On Friday, the Cyberspace Administration of China (CAC) announced that the Tieba communication platform, the WeChat messenger and Weibo, which is the analogue of Twitter, were suspected of breaching cybersecurity law by not fulfilling their responsibility in censoring illegal content posted on the networks by their users.
China adopted a series of new cyber security laws earlier this year, most of much took effect in June, that gives the government sweeping powers of the country's almost 750 million daily internet users.
The CAC will continue to crack down on illegal online behavior and welcomes reports from the public.
The investigation of China's own social media sites will probably prompt them to do even more to curate their content, further narrowing the Chinese population's ability to protest.
The notice suggests the investigations were prompted by "reports made by web users" (language not uncommon in the enforcement of online controls), and that the three platforms "host content including violence, fabrication and rumor, obscenity and pornography, and other information shared by users that harms national security, public safety and social order".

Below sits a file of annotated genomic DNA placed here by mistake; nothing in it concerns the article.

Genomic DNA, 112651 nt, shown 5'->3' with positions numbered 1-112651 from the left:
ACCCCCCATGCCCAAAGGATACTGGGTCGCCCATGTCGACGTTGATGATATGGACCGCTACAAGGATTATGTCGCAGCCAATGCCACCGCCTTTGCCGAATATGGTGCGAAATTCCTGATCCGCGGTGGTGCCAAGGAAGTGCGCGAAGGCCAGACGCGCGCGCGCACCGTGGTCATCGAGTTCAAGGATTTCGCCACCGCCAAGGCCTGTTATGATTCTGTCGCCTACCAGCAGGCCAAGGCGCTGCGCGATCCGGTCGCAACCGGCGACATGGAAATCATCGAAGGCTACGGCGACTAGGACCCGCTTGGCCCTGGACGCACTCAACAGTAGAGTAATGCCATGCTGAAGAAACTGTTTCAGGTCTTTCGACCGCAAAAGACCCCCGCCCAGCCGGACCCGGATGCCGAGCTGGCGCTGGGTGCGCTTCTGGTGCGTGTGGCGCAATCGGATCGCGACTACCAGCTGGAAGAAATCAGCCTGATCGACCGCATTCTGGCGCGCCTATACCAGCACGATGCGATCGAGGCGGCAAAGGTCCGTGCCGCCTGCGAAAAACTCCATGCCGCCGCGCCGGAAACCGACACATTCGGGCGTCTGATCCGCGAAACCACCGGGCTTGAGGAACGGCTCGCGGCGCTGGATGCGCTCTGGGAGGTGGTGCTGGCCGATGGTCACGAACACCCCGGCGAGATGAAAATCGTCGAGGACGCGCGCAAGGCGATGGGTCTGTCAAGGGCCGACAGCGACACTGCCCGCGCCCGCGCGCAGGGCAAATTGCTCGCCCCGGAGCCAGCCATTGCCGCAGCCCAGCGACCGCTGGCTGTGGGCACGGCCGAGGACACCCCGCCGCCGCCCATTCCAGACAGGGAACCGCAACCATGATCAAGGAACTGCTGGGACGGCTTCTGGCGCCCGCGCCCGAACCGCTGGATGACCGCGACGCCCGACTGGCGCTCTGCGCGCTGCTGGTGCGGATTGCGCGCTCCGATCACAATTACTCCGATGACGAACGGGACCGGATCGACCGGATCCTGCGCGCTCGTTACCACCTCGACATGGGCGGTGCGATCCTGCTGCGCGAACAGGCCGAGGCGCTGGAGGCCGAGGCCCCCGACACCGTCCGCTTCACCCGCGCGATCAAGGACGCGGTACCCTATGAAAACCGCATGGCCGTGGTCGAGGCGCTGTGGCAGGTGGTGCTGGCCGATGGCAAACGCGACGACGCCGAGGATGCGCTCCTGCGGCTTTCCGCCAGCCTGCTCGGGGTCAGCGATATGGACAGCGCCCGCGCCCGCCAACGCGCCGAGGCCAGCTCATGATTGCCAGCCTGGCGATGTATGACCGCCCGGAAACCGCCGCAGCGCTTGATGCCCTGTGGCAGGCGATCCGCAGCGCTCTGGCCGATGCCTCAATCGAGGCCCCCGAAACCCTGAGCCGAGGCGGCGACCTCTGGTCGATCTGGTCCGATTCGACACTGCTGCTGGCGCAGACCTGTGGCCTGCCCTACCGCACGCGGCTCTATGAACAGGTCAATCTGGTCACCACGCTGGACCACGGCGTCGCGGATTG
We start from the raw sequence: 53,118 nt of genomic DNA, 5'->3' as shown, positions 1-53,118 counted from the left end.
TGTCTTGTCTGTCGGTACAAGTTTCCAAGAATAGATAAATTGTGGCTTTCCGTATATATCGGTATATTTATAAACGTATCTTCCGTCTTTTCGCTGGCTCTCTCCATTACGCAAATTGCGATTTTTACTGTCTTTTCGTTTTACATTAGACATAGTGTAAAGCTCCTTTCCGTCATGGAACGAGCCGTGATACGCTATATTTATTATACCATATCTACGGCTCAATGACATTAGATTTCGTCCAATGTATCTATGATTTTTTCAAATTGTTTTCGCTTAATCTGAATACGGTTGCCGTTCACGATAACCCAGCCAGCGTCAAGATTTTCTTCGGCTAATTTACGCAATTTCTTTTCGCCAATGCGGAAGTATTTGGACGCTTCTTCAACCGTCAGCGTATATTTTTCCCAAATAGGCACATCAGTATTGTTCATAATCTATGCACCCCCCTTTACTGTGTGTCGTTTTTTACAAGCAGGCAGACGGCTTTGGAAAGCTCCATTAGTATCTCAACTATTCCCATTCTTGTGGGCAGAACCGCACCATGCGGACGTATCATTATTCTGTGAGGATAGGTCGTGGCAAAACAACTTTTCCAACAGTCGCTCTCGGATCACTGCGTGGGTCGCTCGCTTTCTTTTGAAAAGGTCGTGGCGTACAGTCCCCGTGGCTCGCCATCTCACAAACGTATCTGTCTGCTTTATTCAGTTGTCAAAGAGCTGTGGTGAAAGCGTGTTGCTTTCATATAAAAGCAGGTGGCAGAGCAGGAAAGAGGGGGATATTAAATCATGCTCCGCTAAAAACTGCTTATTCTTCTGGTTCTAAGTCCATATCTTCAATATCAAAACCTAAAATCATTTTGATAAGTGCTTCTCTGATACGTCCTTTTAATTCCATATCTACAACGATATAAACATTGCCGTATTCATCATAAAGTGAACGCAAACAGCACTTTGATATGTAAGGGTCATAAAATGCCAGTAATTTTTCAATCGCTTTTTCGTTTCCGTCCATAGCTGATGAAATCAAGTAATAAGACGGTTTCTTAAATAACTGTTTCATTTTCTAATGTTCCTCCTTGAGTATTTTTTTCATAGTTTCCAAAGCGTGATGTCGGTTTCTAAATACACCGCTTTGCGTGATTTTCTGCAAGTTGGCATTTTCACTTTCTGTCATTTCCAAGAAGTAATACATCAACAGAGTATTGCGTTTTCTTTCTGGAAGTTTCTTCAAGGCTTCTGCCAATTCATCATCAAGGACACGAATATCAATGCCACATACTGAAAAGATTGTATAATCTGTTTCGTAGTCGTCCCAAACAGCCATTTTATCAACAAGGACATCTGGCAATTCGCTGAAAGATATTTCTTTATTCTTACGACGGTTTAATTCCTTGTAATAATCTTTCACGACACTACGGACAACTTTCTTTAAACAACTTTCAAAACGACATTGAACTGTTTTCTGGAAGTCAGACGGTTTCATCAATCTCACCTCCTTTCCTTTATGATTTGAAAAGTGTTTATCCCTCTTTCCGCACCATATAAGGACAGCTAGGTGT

The probe is the latest in a series of recent moves by Beijing to tighten its control of online information. But while Apple is trying to maintain good relations with China by complying with such requests, analysts and tech commentators believe that its troubles with the country 'have just started'. The crackdown further spread to the booming live-streaming industry, which has become the core business for companies like Weibo.
China has applied increasing pressure over Internet media in the run-up to an important Communist Party congress later this year that is expected to consolidate President Xi Jinping's authority. The oversight of online media content should alert global luxury brands, which now heavily rely on these social media apps to operate their business in China.